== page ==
USDA Issues Grants for Nutrition Education to Native Communities

ICTMN Staff
3/9/12

The U.S. Department of Agriculture (USDA) has invested in educating Native communities on nutrition and physical activity habits to improve their health and lifestyles.

Joined by tribal leaders across the country, Agriculture Secretary Tom Vilsack announced the grants, funded through the USDA's Food Distribution Program on Indian Reservations (FDPIR) on March 7 at the National Congress of American Indians.

The grants will provide nutrition education materials and resources for children and parents in tribal communities in nine states.

"USDA is committed to working with tribal communities to drive economic growth, create opportunities through business and agriculture, and to improve the health and well-being of native families," said Vilsack. "These grants will help tribal communities promote healthy kids and healthy families by making sure they have access to nutritious food, education and the support they need to ensure healthy habits. With that winning combination we can help to reduce and prevent childhood obesity and ensure a stronger future for Indian country."

Tribal organizations and state agencies that administer FDPIR can apply for funding each year to expand their efforts to educate members on nutrition and healthy eating choices.

This year, the USDA selected 17 organizations—in California, Minnesota, Montana, Oklahoma, South Dakota, Washington, Wisconsin, New Mexico and Alaska—for funding to develop culturally relevant nutrition education projects. The dietary recommendations should fall in line with Native culture, the USDA press release states.

Among the projects chosen this year was a recipe toolkit that contains a shopping list with snack ideas and recipes featuring more vegetables, fruits and whole grains.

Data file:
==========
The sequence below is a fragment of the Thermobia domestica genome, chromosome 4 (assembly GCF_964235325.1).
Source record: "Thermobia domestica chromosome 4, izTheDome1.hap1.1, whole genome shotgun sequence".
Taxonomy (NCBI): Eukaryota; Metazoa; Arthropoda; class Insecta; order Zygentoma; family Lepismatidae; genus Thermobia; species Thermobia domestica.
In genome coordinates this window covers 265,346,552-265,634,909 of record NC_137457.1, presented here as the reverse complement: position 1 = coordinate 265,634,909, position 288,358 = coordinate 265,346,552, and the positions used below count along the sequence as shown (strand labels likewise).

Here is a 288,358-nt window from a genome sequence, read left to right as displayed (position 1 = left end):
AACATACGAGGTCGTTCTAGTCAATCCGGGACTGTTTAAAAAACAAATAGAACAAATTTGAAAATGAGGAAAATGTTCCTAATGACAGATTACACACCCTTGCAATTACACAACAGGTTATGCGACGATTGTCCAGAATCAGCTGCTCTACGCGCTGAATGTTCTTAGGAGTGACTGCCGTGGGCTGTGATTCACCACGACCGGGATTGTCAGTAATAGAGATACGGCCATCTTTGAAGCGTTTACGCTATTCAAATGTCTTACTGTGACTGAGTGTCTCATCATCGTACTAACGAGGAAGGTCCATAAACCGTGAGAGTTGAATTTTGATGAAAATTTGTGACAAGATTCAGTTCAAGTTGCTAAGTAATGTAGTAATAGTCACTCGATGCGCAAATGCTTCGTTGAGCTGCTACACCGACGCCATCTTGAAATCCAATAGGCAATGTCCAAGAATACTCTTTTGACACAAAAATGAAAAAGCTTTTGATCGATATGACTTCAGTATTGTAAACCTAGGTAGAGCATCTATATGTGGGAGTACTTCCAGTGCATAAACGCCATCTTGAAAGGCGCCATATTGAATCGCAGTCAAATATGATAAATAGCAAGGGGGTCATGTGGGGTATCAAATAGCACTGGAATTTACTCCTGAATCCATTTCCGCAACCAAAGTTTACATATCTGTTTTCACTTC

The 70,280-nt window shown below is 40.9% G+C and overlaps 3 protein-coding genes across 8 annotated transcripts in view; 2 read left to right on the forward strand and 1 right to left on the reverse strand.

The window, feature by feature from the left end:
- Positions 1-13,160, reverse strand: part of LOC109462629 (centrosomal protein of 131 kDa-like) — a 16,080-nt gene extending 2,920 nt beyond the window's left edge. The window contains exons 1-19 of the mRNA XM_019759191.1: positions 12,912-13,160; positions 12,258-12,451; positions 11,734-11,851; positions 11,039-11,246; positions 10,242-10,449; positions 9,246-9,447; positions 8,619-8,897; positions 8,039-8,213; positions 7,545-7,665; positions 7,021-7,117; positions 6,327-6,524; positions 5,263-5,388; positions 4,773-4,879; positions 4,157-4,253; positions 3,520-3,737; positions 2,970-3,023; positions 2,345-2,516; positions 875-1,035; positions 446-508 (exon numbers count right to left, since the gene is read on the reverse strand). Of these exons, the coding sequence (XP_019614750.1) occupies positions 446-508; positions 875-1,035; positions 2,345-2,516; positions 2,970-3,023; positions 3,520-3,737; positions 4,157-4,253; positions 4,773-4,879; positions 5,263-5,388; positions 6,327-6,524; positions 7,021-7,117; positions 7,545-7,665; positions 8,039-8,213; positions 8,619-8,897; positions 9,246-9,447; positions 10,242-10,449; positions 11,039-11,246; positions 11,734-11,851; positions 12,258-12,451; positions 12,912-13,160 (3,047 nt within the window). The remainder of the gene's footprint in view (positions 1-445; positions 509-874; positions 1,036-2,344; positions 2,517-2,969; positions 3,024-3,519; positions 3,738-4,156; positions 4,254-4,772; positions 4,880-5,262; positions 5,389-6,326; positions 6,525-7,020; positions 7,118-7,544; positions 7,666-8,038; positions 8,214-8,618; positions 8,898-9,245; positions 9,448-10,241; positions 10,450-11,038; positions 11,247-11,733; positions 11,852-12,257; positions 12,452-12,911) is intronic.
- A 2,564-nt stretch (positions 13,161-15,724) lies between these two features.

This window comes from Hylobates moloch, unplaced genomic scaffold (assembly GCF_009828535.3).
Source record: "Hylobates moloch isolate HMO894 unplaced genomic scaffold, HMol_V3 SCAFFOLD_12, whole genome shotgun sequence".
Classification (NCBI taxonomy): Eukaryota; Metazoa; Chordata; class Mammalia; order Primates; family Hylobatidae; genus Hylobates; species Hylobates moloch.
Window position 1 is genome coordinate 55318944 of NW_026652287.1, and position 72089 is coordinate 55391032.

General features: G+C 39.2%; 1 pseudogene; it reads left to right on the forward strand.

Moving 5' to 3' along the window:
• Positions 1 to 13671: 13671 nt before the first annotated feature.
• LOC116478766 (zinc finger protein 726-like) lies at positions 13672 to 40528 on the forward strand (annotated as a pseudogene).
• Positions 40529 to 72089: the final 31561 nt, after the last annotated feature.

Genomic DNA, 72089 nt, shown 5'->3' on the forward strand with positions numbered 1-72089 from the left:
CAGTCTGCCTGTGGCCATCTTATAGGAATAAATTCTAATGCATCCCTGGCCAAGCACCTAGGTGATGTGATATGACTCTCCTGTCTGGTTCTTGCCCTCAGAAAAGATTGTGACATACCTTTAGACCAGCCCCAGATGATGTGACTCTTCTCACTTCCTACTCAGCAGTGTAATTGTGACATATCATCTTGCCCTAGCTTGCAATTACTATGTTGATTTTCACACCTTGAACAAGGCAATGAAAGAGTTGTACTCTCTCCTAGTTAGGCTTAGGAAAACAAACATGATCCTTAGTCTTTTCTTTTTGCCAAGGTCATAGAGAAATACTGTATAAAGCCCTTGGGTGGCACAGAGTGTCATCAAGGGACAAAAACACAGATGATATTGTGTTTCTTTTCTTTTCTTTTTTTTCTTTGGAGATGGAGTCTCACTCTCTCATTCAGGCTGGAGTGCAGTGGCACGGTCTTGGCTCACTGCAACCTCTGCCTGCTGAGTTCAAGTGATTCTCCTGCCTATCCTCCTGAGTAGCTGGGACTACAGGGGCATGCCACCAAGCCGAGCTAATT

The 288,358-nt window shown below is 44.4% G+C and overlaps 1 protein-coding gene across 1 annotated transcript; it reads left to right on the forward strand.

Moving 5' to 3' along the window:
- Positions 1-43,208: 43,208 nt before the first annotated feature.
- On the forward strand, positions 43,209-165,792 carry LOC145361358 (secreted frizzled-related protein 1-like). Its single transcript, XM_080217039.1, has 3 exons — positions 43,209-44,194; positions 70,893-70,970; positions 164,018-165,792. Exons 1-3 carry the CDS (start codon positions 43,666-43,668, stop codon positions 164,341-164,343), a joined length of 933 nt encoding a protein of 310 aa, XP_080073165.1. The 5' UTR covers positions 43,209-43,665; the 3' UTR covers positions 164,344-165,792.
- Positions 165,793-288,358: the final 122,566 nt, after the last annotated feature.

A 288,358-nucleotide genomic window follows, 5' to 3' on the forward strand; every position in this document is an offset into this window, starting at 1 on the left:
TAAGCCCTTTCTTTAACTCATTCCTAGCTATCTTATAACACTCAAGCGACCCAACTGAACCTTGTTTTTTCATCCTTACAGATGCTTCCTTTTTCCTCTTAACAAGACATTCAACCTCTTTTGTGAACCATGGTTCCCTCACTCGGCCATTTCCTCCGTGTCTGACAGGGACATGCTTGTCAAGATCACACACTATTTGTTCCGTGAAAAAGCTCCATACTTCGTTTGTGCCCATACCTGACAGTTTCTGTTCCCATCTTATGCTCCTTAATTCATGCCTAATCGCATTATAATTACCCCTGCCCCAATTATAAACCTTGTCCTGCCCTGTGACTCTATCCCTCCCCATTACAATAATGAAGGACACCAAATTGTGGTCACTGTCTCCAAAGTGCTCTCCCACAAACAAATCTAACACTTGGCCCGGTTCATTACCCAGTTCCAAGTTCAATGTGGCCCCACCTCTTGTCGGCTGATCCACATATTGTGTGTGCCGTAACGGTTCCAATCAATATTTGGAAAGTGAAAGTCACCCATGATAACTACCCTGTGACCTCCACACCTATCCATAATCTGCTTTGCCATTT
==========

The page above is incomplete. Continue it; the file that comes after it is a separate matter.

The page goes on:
Another project will offer nutrition education sessions held during scheduled food deliveries on remote reservations.

A third project will support community gardens that promote fruit and vegetable consumption.

Grantees include:

  • Alaska Native Health Consortium (Anchorage, Alaska), $62,500
  • Hoopa Valley Food Distribution Program (Hoopa, California), $52,804
  • Sherwood Valley Food Program (Willets, California), $36,711
  • Quechan Food Distribution Department (Winterhaven, California), $10,811
  • Leech Lake Band of Ojibwe (Cass Lake, Minnesota), $45,703
  • Chippewa Cree Tribe of the Rocky Boy's Reservation (Box Elder, Montana), $85,805
  • Confederated Salish & Kootenai Tribes (Pablo, Montana), $78,738
  • The Chickasaw Nation (Ada, Oklahoma), $115,021
  • Cheyenne and Arapaho Food Distribution Program (Watonga, Oklahoma), $41,786
  • Seminole Nation of Oklahoma (Wewoka, Oklahoma), $17,749
  • Zuni Tribe of the Zuni Indian Reservation, (Zuni, New Mexico), $18,489
  • Oglala Sioux Tribe of the Mountain Plains Nutrition Advisory Committee (Pine Ridge, South Dakota), $45,000
  • Lummi Indian Business Council (Bellingham, Washington), $79,931
  • South Puget Intertribal Planning Agency (Shelton, Washington), $41,108
  • Red Cliff Band of Chippewa Indians Food Distribution Program for the Midwest Nutrition Advisory Committee (Bayfield, Wisconsin), $93,907
  • Menominee Indian Tribe of Wisconsin (Keshena, Wisconsin), $45,860
  • Lac du Flambeau Band of Lake Superior Chippewa Indians (Lac du Flambeau, Wisconsin), $39,950

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